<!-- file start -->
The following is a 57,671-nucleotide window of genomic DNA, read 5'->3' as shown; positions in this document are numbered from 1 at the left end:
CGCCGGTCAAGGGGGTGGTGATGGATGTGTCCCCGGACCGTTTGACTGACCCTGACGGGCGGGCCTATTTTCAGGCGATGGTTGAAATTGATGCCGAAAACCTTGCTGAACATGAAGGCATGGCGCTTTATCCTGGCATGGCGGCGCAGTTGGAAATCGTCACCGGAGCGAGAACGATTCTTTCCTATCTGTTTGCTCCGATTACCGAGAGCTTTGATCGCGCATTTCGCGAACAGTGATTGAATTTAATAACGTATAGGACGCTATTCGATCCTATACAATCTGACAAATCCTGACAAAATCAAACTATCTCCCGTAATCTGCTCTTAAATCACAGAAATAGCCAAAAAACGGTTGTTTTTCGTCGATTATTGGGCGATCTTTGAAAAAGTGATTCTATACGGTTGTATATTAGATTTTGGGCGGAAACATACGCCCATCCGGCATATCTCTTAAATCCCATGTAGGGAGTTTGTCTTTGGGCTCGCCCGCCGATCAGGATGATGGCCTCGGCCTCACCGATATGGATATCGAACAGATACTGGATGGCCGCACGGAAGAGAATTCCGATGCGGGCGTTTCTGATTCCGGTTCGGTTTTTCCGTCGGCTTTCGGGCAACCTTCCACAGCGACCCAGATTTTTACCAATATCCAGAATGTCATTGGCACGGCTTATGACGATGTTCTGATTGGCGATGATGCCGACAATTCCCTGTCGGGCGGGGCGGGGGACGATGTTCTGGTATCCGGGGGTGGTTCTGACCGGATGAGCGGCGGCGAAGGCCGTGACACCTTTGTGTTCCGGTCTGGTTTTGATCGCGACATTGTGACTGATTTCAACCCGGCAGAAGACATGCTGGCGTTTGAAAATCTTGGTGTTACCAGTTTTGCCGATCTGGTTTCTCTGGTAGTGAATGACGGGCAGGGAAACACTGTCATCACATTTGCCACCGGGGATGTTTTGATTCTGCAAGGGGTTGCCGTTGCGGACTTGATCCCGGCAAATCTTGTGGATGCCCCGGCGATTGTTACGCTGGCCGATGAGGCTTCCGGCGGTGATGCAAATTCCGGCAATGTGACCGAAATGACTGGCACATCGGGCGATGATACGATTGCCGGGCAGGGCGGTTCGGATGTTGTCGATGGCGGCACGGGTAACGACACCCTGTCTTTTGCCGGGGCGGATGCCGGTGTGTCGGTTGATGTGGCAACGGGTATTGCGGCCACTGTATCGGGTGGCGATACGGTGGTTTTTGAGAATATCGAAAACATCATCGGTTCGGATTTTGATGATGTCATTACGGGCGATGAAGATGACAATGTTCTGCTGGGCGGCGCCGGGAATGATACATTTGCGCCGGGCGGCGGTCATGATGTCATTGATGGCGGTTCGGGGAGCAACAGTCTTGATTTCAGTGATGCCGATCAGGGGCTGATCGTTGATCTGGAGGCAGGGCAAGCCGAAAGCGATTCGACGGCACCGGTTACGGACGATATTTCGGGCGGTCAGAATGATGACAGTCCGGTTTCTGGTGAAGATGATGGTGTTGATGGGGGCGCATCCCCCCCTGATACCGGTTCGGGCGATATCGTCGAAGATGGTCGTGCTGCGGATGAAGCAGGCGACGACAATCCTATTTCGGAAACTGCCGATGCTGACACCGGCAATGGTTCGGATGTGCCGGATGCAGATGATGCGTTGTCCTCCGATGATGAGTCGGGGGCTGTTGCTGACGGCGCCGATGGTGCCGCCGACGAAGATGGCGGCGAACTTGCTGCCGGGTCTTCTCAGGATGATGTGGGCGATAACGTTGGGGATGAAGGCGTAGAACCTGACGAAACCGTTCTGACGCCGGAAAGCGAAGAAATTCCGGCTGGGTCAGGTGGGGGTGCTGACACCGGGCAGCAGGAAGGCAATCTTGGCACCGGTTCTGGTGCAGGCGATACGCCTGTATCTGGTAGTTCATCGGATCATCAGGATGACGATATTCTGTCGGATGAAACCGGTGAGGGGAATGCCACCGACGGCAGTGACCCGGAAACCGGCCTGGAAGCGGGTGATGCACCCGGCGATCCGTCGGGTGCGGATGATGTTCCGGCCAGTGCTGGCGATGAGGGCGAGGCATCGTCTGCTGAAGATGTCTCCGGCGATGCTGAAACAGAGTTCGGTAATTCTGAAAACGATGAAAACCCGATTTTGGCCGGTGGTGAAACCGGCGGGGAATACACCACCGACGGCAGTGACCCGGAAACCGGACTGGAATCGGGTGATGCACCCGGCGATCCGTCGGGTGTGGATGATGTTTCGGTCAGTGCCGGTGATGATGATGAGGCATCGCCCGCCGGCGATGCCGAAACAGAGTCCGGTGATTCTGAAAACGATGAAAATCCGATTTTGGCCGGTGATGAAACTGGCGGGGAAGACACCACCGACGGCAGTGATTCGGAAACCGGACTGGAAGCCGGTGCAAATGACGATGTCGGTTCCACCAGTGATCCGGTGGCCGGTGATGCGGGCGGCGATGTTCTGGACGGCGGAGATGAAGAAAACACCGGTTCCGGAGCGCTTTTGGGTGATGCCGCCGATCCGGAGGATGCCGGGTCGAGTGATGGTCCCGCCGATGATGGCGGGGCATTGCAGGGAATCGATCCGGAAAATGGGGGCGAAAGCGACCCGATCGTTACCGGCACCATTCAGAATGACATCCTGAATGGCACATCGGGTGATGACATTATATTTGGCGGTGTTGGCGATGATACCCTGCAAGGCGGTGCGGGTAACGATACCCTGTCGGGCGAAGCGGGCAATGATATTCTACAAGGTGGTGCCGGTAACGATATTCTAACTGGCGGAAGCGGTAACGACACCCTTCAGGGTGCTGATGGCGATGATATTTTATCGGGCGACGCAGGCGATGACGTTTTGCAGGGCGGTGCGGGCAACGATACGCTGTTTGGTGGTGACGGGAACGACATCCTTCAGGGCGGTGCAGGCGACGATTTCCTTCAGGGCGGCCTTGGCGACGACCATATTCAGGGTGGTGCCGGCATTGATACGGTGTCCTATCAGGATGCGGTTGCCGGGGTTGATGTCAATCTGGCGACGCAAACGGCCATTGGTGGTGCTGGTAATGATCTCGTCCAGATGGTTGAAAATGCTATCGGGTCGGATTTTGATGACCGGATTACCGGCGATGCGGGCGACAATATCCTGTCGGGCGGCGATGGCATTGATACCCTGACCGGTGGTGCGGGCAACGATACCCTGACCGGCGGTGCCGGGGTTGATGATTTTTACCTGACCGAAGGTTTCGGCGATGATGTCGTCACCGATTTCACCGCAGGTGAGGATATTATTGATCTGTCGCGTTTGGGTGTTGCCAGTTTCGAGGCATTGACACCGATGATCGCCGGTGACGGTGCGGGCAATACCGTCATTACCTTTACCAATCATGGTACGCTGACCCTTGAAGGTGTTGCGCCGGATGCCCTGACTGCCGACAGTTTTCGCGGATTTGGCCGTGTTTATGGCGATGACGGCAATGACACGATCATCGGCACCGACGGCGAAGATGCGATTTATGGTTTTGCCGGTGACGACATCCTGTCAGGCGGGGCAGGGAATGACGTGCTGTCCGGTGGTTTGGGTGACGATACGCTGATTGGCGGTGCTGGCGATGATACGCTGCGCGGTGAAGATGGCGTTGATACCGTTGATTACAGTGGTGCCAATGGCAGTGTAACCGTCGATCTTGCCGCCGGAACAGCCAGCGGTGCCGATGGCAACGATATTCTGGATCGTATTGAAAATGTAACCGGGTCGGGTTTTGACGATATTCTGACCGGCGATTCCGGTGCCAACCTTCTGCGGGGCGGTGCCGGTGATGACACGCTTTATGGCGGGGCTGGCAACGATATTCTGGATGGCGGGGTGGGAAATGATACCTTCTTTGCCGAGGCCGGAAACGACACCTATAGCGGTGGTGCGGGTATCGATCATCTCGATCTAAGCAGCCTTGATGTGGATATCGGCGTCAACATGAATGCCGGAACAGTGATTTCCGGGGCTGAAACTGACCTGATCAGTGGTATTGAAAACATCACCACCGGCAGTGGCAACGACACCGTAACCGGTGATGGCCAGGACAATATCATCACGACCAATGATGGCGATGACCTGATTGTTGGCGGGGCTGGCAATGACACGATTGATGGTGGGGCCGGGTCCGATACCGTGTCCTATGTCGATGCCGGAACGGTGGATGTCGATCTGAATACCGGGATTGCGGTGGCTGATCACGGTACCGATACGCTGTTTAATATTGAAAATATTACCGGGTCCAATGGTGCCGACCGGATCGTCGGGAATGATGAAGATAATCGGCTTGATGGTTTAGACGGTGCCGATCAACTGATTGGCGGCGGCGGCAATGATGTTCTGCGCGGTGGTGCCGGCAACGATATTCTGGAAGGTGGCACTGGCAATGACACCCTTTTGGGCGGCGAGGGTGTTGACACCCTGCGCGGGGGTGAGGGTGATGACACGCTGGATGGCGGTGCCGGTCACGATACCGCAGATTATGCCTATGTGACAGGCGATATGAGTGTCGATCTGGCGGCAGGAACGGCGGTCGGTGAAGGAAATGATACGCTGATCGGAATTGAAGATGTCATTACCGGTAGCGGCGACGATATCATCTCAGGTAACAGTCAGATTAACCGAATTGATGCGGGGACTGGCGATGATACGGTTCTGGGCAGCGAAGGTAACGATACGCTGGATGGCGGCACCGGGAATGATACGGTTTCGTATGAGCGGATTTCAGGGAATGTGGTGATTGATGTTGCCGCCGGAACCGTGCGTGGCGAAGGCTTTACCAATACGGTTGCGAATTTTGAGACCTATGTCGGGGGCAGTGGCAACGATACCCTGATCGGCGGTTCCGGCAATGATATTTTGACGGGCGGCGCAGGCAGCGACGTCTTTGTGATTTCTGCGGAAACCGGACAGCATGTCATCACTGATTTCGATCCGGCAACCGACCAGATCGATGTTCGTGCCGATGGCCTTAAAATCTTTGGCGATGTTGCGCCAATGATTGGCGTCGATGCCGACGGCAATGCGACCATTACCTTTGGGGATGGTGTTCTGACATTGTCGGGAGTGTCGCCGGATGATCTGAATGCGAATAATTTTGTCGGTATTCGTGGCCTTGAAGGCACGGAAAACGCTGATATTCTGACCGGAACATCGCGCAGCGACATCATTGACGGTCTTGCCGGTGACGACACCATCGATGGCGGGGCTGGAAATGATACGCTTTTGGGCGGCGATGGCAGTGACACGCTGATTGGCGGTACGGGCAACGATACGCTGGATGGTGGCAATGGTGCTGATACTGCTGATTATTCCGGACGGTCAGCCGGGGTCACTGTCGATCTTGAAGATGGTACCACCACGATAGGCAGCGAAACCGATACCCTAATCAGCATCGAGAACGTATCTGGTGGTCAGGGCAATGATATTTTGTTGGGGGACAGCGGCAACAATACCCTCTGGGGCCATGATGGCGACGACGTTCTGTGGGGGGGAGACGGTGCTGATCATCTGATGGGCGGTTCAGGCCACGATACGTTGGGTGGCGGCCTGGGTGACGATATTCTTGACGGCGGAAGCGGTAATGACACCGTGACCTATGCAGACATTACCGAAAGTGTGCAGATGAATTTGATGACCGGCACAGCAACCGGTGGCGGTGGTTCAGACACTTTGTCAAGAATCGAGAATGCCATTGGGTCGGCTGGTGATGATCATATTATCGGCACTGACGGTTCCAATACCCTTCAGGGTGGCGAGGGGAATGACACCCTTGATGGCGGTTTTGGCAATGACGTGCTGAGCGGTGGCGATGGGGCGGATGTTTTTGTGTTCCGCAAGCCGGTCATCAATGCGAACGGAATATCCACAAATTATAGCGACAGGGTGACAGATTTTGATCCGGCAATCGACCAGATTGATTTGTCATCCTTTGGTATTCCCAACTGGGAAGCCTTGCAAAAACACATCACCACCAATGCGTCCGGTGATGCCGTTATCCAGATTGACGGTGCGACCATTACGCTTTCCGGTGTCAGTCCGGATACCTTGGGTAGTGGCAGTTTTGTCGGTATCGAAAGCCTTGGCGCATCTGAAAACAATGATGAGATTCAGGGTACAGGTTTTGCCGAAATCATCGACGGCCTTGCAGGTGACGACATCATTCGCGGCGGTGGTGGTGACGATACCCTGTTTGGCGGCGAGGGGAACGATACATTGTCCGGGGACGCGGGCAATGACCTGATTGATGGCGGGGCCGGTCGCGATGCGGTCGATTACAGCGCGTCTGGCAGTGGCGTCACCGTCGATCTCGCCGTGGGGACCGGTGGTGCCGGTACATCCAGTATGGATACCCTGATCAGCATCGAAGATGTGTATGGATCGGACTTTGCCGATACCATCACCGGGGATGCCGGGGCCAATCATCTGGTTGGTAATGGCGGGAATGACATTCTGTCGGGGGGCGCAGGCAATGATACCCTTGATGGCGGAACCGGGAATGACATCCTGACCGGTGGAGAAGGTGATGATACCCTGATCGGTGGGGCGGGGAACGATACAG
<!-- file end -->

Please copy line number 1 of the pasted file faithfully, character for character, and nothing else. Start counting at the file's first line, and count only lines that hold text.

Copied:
The following is a 57,671-nucleotide window of genomic DNA, read 5'->3' as shown; positions in this document are numbered from 1 at the left end: